After a lifetime of pretty well ignoring the history of revolutionary communism except for fascinating family anecdotes — one represented by a photograph of Leon Trotsky taken by my Uncle Lou in 1936 or so; it hangs on my wall among my family photos — I’ve been reading biographies of Trotsky.
Why? Or rather, why oh why?
Because they have been there, sitting on my shelves for decades.
I don’t know where one of them came from. The other, Trotsky: A Memoir & Critique, by Albert Glotzer, was hand-delivered by the author to my father’s home right after Dad died. (Glotzer had been a friend/comrade or some such of my father, presumably when he was a young Trotskyist.)
There they were, on my highest shelf, resting under the sort of dust coat which is one of my personal decorative features (it softens harsh colors, blurs edges and titles I have decided not to pay attention to for a while). I am a lover of impressionism.
Yet they were there and the nightmare of the past four years pushed me toward them.
The biography, The Life and Death of Trotsky, by Robert Payne, was a good, absorbing read, once I learned to blink past the remarkable number of times Payne called Trotsky “brilliant.” I was struggling to understand what the hell Trotsky and his fellow revolutionaries were proposing, and arguing about. It began to seem that “brilliant” was applied whenever an idea was particularly impenetrable.
In fact, that’s the problem I’ve always had with Marxists, Maoists, Leninists — the whole band of revolutionary Ists and their acolytes, each of whom wound up disagreeing with some aspect of the Inassaultable Ideal (no, I don’t have a clue), being kicked out of the main group and, thus exiled, heading up his own splinter group. (At least one of my father’s friends was a splinter group leader.) Actually, it was the lucky intellectuals who got to form splinter groups; the unlucky ones were executed.
The best thing about that Payne biography was the worst thing about the Glotzer memoir. Payne managed to get through the intensively minute ideological debates among all the Ists and Splinter-Ists without causing me to scream. And he gave names to the two German shepherds Trotsky is playing with in my photograph of him, during his lifetime mobile exile, then in Norway. (Bruno and Bella: the dogs.)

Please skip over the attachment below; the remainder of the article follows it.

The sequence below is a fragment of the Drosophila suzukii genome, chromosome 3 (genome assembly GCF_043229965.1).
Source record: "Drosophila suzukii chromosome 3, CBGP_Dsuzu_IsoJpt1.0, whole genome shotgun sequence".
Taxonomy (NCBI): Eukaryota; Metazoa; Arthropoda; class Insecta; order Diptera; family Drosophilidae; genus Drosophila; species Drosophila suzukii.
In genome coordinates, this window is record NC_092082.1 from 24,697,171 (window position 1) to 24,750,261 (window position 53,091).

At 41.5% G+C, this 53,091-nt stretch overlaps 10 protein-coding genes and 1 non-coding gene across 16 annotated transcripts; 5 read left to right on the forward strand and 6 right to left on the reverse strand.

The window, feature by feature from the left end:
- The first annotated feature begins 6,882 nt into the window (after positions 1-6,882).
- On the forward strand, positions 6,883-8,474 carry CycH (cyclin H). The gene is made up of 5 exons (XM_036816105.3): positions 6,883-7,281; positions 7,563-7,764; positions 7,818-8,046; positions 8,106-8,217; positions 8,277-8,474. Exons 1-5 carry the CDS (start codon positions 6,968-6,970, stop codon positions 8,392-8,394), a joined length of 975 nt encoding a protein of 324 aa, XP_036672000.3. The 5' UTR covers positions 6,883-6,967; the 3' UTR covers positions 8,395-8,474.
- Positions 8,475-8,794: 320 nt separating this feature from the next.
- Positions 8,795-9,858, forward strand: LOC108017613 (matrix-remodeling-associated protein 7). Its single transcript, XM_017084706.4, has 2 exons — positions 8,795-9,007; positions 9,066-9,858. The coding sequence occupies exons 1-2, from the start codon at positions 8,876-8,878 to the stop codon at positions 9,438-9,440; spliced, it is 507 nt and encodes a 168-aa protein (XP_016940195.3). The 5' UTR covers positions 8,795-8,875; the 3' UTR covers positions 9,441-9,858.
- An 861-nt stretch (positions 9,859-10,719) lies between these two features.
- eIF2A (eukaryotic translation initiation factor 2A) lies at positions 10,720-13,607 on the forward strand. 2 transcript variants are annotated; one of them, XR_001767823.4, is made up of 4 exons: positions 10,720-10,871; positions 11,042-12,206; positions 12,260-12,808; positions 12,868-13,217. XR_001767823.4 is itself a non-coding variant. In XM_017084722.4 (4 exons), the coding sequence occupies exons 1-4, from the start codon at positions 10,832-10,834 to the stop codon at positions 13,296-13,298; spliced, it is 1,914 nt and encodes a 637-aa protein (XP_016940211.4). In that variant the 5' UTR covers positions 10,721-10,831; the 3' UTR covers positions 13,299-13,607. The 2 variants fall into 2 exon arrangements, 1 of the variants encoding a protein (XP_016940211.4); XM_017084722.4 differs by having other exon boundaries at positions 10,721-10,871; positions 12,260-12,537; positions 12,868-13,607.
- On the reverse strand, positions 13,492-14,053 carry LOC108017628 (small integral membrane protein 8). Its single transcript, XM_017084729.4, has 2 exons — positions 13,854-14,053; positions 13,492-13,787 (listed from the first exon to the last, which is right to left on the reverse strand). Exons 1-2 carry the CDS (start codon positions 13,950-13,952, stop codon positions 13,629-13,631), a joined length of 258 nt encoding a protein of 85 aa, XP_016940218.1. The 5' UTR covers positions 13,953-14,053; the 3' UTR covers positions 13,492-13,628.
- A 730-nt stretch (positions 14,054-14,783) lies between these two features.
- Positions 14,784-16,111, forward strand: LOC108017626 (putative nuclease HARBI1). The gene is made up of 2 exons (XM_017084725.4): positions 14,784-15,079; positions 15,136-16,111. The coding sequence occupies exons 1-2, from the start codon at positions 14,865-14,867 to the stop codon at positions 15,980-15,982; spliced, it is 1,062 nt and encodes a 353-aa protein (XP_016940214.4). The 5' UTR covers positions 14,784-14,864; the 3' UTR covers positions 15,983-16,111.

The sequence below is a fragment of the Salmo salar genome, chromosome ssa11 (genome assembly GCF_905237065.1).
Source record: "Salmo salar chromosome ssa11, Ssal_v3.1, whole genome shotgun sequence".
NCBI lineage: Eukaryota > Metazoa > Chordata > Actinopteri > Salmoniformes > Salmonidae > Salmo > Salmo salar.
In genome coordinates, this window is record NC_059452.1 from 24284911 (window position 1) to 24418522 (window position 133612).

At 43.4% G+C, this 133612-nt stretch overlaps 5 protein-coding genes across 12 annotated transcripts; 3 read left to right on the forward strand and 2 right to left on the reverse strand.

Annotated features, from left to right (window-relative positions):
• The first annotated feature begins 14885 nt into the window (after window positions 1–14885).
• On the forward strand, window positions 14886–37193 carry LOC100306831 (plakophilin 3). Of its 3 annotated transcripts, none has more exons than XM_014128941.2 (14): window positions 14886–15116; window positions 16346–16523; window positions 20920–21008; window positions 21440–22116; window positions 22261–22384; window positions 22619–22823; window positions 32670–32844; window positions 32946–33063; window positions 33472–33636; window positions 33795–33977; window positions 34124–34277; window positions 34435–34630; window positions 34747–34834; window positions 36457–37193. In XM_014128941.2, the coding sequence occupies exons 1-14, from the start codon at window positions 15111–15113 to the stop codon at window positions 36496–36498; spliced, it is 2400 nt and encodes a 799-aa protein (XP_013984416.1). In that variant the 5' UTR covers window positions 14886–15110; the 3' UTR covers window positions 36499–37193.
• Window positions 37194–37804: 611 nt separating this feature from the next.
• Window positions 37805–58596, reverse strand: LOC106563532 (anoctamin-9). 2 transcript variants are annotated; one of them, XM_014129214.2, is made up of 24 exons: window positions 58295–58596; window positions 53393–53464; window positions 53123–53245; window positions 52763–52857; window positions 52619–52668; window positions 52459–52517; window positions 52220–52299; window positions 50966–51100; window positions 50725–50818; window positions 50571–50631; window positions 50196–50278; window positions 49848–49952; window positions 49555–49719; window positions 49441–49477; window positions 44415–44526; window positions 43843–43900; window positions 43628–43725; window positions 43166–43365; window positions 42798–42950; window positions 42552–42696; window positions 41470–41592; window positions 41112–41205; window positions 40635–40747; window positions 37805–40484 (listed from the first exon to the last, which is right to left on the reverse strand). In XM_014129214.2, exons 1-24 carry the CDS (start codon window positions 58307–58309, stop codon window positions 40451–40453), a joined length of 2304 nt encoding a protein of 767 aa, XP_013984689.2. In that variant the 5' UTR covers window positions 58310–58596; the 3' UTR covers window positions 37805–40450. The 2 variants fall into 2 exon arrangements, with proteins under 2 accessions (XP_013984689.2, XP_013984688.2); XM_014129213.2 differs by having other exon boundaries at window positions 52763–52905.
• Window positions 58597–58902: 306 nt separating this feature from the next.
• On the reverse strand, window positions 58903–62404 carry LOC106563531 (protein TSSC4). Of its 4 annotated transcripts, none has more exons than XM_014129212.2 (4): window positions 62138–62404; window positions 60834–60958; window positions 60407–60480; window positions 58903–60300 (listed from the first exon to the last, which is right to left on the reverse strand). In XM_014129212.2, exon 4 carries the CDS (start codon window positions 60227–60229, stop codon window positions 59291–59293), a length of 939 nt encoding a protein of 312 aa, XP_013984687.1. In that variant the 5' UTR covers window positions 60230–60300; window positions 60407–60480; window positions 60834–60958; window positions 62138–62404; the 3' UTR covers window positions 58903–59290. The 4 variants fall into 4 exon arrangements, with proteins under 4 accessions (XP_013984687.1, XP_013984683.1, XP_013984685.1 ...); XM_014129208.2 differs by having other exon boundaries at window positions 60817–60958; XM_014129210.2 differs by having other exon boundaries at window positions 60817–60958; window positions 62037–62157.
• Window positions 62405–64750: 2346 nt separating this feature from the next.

Glotzer, on the other hand, did what I was most fearing: he laid out every single bitter miniscule differentiation among every single communist leader. Every single one, for pages and pages and pages of word-for-word transcriptions of every single council or Internationale gathering, with long excerpts from the manifestos produced by these gatherings. About which, really, I do not give a fuck.
I came to think of all these revolutionaries and their groups as arguing over the veins in one leaf from one tree, unaware they were sitting in a massive forest.
(By the way, Trotskyists refer to Trotsky as “Lev Davidovitch,” not as Trotsky or the Old Man, which is what Trotsky’s contemporaries called him. Trotsky was 60 when he was assassinated in 1940; not so very Old.)
All in all, after two books, I found myself roundly disappointed with Trotsky. He and all his fellow revolutionaries (that’s what he stipulated as his career: “revolutionary”) were awful people who held anyone who was not one of them — on top of the leadership pile — in contempt, and killed off anyone in leadership who threatened them. And anyone threatened them. Murder was rife, justified by the revolution.
Monsters. They were monsters.
Years ago, when a Marxist boyfriend was raving about Castro, my father said, “But why doesn’t he hold open elections?” Boyfriend said, “He doesn’t need to. The Cuban people love him.” Dad replied, “If they do, he can prove that by opening elections to other candidates and running against them.”
Dad established a law for me: there must be open elections. You don’t get to hail yourself as a leader if you weren’t supported by the majority of the people you want to lead. And you do not get to use the word “freedom” without open elections.
Given my distaste for Russian revolutionaries, I was surprised to see, in the Glotzer book, an excerpt of a letter, a sharp warning letter Rosa Luxemburg wrote to Lenin shortly after the Russian Revolution. I had only a vague notion about Luxemburg which attached her to some revolutionary cause, so looked her up.
She wrote this letter from a Berlin prison. She was summarily executed in 1919 by the new Weimar Republic.
Freedom for the supporters of the government alone, freedom only for the members of one party–that is no freedom at all … All that is instructive, wholesome, and purifying in political freedom depends on this essential characteristic … With the repression of political life in the land as a whole, life in the Soviets must also become more and more crippled. Without general elections, without unrestricted freedom of the press and assembly, without a free struggle of opinion, life will die out in every public institution … Public life gradually falls asleep. A few dozen leaders … direct and rule … An elite of the working class is invited from time to time to meetings where they are to applaud the speeches of the leaders and approve resolutions unanimously…not the dictatorship of the proletariat but a handful of politicians, a clique…Such conditions must inevitably cause a brutalization of public life: attempted assassinations, shooting of hostages, etc.